Around The Grounds

Where did those 4 years go? World Cup begins again.

The Football (or soccer) World Cup starts June 15 in Russia and the Socceroos, appearing at the World Cup finals for the fourth time in a row, will play their opening game on the second day of the tournament – June 16.

The game, which is against France, will be played at 8pm Eastern Standard Time so it’ll be a rare chance for Australian sports fan to watch their national team play at a respectable hour. This will be an unmissable game against a fabled opponent.

Now where exactly has the last four years gone?

Around the Grounds

Memories of the World Cup that leap out at me like a sprawling goalkeeper include Maradona’s ‘hand of god ‘goal against England at the 1986 World Cup in Mexico (a game I watched at a cricket pavilion in North London, a TV perched on the bar), Italy’s national heartbreak on losing to Argentina in a penalty shootout in 1990, then Ray Houghton from the Republic of Ireland lobbing a left foot shot over the head of the Italian goal keeper in a derby game between two great immigrant communities of New York City at Giants stadium in 1994.

In Around the Grounds it was my great pleasure to recount my own experiences as both a spectator and a fledgling radio reporter at the World Cups in 1990 in Italy, 1994 in the USA and 1998 in France. The event is by dint of the global and diverse audience it attracts (think North African villages, North Sea oil rigs, maybe even the White House) surely the greatest and most unifying sporting event of them all. Though as with a lot of things in sport, you’ll probably get an argument on that.

On my World Cup travels to France in 98, however, Australia wasn’t actually competing in the tournament. That would have been a different story if not for two late goals by Khodadad Aziz for Iran in the closing stages of the final qualifying match against Australia at the MCG. This match was captured so brilliantly on radio by ABC Grandstand’s Peter Wilkins.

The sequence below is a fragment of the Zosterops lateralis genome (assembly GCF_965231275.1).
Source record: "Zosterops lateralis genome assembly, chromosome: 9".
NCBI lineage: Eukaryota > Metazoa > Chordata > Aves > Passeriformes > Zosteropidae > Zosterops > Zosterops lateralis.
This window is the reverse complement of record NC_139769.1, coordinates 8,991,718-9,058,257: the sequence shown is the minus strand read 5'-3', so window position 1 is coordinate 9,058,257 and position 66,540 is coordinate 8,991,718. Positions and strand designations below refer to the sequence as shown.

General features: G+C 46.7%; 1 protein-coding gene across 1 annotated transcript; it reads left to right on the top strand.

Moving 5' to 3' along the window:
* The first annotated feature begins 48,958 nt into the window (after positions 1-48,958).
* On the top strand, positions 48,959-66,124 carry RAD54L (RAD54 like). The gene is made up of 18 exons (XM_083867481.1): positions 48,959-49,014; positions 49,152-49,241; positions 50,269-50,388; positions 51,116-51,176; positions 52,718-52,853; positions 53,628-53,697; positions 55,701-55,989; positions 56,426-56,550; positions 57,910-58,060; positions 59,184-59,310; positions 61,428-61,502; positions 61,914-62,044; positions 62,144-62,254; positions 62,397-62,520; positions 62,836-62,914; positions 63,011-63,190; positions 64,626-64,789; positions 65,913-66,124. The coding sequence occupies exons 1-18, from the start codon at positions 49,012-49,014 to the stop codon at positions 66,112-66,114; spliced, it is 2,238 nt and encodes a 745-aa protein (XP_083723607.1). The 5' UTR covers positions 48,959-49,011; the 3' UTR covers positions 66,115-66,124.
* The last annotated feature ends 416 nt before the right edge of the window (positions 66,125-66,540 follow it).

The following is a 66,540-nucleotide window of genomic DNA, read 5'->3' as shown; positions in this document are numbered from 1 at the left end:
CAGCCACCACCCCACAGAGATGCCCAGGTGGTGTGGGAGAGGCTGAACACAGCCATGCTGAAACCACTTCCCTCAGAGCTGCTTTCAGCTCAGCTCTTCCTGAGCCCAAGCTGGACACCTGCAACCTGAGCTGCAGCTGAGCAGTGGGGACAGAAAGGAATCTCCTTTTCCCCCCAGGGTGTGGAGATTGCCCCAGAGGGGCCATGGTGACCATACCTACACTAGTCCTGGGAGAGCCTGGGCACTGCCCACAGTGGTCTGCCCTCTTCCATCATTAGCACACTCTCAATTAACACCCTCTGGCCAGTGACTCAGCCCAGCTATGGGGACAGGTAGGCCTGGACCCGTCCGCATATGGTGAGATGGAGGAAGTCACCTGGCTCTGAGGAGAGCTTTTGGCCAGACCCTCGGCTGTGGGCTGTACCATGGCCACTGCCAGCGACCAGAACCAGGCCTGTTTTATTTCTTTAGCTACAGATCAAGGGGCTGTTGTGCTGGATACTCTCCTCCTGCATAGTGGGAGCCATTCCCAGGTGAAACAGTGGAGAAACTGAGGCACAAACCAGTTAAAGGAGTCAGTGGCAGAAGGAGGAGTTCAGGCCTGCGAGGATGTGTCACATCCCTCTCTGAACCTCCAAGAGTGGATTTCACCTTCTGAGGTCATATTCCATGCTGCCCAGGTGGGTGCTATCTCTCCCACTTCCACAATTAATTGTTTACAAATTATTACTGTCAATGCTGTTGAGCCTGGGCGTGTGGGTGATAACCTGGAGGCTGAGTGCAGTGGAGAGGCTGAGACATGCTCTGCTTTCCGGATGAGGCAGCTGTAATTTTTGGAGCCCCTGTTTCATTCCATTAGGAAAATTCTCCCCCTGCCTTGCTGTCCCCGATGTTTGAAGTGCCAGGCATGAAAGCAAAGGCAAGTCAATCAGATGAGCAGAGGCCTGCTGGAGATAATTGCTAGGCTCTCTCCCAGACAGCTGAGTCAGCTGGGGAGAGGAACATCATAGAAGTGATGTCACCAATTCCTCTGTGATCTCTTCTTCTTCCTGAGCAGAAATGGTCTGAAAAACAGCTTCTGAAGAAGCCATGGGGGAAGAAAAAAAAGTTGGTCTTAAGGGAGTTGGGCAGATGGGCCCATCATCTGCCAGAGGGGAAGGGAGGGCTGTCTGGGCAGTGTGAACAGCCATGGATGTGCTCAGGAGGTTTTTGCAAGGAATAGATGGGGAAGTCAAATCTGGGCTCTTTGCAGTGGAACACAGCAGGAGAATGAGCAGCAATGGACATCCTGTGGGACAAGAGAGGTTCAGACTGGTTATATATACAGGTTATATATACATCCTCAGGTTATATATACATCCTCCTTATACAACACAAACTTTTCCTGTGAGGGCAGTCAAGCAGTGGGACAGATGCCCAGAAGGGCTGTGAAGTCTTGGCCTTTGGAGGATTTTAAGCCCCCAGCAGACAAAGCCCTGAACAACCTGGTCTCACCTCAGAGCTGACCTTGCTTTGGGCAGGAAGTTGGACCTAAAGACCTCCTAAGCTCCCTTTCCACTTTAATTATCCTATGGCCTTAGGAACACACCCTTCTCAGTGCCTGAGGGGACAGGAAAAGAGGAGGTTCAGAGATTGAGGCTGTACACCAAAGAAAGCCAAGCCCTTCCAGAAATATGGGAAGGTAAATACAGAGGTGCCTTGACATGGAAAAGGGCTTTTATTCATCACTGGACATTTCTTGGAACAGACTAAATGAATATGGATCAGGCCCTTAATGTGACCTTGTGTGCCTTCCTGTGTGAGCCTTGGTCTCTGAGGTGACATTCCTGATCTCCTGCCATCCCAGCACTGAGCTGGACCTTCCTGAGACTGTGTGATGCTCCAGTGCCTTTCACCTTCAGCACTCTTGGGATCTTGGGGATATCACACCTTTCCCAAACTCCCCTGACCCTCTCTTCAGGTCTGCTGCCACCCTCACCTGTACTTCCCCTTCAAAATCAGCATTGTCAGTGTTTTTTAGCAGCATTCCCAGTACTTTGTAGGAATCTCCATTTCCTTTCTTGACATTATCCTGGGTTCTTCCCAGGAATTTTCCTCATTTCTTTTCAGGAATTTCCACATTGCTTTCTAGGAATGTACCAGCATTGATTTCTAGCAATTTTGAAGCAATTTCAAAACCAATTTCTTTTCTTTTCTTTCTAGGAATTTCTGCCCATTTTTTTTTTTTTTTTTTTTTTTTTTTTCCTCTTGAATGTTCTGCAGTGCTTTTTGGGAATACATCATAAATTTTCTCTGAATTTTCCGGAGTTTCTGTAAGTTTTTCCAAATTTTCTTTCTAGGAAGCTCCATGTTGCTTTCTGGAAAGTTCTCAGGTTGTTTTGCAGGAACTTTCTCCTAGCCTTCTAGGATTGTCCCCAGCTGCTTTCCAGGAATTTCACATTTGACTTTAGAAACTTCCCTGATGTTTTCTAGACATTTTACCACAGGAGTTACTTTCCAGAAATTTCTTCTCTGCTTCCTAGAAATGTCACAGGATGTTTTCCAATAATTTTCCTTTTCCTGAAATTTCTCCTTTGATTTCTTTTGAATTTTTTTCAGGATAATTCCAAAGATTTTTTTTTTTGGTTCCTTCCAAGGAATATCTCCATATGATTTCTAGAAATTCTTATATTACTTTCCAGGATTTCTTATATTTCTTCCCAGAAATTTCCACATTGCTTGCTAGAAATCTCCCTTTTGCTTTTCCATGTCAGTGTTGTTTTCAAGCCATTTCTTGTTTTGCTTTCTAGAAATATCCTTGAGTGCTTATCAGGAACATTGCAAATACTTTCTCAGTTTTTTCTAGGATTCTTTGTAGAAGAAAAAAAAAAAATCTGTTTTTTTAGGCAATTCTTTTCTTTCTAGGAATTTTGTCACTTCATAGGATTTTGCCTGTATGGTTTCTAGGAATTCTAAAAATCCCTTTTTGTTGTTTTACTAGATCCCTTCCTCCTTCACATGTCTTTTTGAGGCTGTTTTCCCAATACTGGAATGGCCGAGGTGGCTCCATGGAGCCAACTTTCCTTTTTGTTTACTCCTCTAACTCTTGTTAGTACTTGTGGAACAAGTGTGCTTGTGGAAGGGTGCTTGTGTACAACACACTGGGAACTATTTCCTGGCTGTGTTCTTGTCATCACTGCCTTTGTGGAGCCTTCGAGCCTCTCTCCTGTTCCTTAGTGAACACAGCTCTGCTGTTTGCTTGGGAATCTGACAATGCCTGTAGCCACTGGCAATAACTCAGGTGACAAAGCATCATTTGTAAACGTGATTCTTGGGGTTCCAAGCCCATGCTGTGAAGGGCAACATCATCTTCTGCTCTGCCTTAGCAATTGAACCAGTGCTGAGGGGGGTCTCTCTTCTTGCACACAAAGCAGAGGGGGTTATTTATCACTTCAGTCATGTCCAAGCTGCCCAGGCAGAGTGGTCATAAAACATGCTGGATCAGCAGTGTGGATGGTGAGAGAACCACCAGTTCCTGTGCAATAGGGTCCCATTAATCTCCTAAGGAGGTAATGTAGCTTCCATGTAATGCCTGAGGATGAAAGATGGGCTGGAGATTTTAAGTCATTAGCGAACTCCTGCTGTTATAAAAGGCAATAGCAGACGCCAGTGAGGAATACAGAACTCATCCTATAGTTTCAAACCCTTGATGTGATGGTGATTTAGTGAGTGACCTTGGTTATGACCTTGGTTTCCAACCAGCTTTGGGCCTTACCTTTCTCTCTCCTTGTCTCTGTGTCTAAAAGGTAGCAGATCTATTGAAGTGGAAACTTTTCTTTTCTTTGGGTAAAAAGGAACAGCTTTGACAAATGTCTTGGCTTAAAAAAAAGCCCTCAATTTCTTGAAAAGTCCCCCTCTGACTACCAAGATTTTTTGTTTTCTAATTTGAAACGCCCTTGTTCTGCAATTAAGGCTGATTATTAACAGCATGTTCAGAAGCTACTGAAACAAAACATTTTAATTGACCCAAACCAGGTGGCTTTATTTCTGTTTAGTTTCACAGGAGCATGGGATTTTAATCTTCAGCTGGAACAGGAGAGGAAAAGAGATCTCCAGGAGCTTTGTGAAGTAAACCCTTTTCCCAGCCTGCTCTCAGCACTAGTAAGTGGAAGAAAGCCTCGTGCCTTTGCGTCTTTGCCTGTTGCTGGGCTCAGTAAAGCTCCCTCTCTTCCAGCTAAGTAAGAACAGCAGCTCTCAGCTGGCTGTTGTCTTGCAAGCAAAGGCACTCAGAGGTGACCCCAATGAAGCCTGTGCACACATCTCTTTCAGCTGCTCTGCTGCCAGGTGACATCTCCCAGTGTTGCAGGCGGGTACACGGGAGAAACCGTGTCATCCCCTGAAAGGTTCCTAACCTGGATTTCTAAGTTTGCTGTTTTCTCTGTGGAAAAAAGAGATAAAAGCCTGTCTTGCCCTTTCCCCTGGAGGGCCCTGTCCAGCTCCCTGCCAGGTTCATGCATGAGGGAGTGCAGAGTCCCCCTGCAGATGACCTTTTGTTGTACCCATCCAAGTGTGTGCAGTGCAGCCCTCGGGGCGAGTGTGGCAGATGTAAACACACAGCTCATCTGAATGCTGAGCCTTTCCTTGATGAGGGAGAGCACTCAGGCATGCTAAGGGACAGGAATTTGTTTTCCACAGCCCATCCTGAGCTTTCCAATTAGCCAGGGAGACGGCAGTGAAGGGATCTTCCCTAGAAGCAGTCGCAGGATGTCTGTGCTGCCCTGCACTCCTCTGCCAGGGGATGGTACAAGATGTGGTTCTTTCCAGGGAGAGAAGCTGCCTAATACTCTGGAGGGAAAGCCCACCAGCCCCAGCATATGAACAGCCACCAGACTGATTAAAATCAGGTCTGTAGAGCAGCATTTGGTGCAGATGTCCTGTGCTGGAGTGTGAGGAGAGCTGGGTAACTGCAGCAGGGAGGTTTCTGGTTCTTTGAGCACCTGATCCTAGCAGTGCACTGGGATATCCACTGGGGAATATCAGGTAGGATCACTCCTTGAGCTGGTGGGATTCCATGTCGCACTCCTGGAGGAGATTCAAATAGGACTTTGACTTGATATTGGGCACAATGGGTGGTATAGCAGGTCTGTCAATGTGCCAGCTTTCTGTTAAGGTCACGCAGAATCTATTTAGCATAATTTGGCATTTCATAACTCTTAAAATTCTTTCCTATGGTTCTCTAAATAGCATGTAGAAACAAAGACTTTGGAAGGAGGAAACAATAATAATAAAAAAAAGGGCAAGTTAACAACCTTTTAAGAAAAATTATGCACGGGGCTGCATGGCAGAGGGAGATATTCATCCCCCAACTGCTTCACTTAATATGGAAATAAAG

Around The Grounds

It was an historic if terrible night when Australian soccer’s long journey took a wrong turn. The fraught emotions of a stunned nation were epitomised by Johnny Warren’s tears in the SBS TV commentary box during his post-game summary. His tears reflected the anguish of a nation who thought its time had come and the emotions of a man who’d dedicated his life to promoting soccer and teaching Australians about its stature and status as the world game. As I recount in my book, I was lucky enough to work with Johnny Warren and his long-term on air partner Les Murray during the African cup of nations in 1996. They were giants of the Australian media and are greatly missed.

Watching the Socceroos’ opening match on June 16, will be a chance to reflect on the passing of another four years and of the enormity of sports greatest spectacle. Whether like myself, your interest in and love of the Football World Cup stretches back to high school and conjures a myriad of colourful memories and associations or you’re a first time onlooker taking the chance to support your national team in a game a huge global TV sporting audience will also be watching, you’ll be a small part of something that brings everyone together. You wait and see.

Photo by Sam Wermut on Unsplash
Photo by Peter Glaser on Unsplash
Photo by Sebastián León Prado on Unsplash

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